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Donald Trump allegedly wanted to date his son’s girlfriend: report

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In a detailed, lengthy profile in the Atlantic, writer McKay Coppins describes the power struggle between Ivanka Trump and Donald Trump Jr. The story notes that although Ivanka is widely seen as the president’s favorite, Don Jr. might be angling for more power—and even has political ambitions of his own. In fact, his girlfriend, Kimberly Guilfoyle, appears to be encouraging Don Jr’s ambitions. “I think he’s the No. 1 up-and-coming political figure, for sure, on the right,” she told Breitbart News.

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When Trump won in 2016, his kids huddled together to write his victory speech. But that image of family unity belies the reality, Coppins writes. “Over the past several months, I spoke with dozens of people close to the Trumps, including friends, former employees, White House officials, and campaign aides. The succession battle they described is marked by old grievances, petty rivalries—and deceptively high stakes.”

Don Jr. was vying for a more active role in the campaign when he organized a meeting with Russians at Trump Tower, which helped trigger the Mueller investigation. As the full ramifications of the Trump Tower meeting came into view, Trump allegedly questioned his son’s intelligence. “He wasn’t angry at Don,” a former White House official told The Atlantic. “It was more like he was resigned to his son’s idiocy.”

“He’s not the sharpest knife in the drawer,” Trump reportedly said with a sigh.

In the second year of the Trump presidency, Don Jr. divorced his wife Vanessa and started dating former Fox News personality Kimberly Guilfoyle. Trump wasn’t happy.

“Some suspected that the president was simply fed up with the distraction the relationship posed,” Coppins writes. “But according to one longtime Trump adviser, there may have been another reason for his displeasure. Over the years, Trump had frequently made suggestive comments about Guilfoyle’s attractiveness, the adviser told me, and more than once inquired about whom she was dating.”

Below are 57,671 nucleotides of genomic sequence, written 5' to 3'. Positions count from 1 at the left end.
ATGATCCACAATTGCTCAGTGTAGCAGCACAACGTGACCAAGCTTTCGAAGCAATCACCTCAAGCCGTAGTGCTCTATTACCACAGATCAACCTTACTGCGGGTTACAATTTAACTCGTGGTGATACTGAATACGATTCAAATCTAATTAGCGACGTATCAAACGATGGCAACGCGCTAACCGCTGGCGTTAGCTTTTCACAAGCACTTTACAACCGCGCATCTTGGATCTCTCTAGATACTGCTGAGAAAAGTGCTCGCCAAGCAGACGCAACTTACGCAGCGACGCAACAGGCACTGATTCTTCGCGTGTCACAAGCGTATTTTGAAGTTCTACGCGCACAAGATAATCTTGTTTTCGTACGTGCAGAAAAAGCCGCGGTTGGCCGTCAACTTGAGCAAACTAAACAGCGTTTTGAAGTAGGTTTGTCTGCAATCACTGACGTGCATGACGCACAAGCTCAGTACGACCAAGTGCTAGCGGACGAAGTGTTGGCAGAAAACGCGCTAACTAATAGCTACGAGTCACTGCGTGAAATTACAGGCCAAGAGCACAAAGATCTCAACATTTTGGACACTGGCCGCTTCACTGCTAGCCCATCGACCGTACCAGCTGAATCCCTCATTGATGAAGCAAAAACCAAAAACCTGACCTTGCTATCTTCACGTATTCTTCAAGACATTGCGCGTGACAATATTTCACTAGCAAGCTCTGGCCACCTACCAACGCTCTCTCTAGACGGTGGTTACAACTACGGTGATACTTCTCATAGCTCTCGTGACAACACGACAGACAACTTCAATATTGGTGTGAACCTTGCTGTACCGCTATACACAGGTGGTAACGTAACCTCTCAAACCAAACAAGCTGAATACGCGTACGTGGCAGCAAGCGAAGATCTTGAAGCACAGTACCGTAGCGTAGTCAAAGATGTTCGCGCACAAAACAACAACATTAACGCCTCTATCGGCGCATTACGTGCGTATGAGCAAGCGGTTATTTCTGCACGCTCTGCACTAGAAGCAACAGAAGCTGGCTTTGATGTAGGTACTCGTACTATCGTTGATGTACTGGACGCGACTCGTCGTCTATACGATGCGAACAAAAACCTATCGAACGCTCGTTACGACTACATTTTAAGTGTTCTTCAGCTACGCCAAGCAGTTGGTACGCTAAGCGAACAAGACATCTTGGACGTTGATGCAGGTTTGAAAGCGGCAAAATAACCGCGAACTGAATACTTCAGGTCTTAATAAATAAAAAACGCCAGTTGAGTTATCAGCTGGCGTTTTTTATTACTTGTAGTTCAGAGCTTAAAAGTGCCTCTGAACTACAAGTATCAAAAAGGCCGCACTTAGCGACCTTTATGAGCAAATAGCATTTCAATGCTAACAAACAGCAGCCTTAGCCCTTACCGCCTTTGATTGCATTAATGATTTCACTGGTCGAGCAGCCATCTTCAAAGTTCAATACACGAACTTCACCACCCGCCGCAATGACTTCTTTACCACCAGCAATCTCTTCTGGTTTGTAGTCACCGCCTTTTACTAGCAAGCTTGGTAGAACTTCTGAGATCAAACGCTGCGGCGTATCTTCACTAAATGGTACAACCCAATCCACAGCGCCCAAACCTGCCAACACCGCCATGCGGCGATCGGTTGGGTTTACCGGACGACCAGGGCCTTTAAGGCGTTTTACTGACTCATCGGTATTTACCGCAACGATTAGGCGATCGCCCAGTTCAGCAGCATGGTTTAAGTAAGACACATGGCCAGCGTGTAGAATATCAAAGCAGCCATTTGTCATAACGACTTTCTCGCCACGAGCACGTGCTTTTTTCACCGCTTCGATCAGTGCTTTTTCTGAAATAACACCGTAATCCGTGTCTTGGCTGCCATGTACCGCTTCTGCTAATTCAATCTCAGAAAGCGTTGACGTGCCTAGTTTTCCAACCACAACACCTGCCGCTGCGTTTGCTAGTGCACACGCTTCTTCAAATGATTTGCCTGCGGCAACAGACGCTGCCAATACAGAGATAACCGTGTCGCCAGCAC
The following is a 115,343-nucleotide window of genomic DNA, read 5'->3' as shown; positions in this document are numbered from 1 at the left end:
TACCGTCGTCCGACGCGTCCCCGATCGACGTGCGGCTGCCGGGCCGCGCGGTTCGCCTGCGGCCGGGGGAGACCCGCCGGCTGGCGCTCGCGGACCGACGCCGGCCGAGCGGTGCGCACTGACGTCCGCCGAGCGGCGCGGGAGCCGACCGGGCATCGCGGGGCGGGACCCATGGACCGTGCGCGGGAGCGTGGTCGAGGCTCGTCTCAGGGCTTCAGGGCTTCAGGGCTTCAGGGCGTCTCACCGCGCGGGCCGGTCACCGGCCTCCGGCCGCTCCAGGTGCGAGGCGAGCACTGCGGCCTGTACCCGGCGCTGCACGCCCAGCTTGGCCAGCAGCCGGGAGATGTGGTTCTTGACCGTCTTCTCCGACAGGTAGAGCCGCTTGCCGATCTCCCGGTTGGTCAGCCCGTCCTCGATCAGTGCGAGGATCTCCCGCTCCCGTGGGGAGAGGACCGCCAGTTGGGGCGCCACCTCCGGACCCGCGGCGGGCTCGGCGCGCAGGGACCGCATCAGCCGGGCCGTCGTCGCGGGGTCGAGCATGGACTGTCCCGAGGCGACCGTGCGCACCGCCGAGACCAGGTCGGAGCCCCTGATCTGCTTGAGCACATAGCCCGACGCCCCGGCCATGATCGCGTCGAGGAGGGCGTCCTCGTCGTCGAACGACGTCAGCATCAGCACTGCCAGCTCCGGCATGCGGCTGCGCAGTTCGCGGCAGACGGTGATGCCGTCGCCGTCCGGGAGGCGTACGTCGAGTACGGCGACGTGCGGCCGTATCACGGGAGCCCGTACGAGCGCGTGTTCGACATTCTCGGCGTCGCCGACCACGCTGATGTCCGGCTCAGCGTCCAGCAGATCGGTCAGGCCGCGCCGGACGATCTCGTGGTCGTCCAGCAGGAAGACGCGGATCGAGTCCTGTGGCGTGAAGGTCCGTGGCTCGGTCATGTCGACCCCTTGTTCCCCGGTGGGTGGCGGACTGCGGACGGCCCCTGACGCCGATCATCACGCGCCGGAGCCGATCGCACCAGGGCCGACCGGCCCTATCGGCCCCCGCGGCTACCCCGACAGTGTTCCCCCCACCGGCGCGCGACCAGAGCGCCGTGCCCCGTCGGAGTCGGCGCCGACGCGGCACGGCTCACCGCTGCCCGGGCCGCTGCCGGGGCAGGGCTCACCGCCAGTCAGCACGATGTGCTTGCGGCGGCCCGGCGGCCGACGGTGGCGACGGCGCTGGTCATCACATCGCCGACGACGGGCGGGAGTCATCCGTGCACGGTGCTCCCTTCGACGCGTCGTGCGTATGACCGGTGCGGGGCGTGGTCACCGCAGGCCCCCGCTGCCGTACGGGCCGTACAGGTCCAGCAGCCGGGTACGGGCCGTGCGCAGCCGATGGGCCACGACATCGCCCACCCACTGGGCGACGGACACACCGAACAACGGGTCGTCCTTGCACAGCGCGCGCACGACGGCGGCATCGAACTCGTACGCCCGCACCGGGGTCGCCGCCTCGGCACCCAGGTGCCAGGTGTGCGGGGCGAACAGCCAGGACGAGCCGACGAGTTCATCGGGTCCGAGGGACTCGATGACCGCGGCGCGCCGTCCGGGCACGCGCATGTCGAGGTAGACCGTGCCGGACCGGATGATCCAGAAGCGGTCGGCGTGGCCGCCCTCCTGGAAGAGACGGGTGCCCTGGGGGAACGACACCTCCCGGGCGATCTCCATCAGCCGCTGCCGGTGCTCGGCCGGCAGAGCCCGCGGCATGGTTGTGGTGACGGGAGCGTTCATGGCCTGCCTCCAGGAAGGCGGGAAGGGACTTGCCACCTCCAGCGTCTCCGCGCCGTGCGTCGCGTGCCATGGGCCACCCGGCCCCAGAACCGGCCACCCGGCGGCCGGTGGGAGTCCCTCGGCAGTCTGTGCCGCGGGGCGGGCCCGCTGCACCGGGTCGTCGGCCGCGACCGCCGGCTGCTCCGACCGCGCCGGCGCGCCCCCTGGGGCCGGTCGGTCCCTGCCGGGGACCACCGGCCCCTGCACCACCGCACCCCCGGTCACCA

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Read the report here.


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Europe, US virus deaths surge as Trump reverses New York lockdown threat

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The global coronavirus death toll surged past 30,000 over the weekend as Europe and the United States endured their darkest days of the crisis.

A back-flip from US President Donald Trump on quarantining New York highlighted the panic and confusion across many parts of the world in trying to contain the pandemic, which has seen more than a third of humanity placed under unprecedented lockdowns.

More than 30,800 deaths had been reported worldwide by Sunday, according to a Johns Hopkins University tally, as the virus continued to leave a devastating imprint on nearly every aspect of society: wiping out millions of jobs, overwhelming healthcare services and draining national treasuries.

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The internet is wondering if Fox News’ Jeanine Pirro was drinking before her Saturday night show

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Moments after clips if the opening of Jeanine Pirro's regular Saturday night show on Fox News were posted online, Twitter commenters were speculating that the former prosecutor may have been drinking, likely due to her demeanor and slightly disheveled look.

After her "Justice with Judge Jeanine" show was delayed due to "technical difficulties" for 15 minutes, the host appeared and apologized for the delay before she began to discuss Donald Trump's plan to take the U.S. out of quarantine by Easter, telling viewers, "Just the other … day the president talked, or was hoping, about the possibility of reopening everything on Easter Sunday, uh, in a way where we could kind of come out of this quarantine, as loose as it may be, that we’re involved in."

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Privacy rights may become next victim of killer pandemic

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Digital surveillance and smartphone technology may prove helpful in containing the coronavirus pandemic -- but some activists fear this could mean lasting harm to privacy and digital rights.

From China to Singapore to Israel, governments have ordered electronic monitoring of their citizens' movements in an effort to limit contagion. In Europe and the United States, technology firms have begun sharing "anonymized" smartphone data to better track the outbreak.

These moves have prompted soul-searching by privacy activists who acknowledge the need for technology to save lives while fretting over the potential for abuse.

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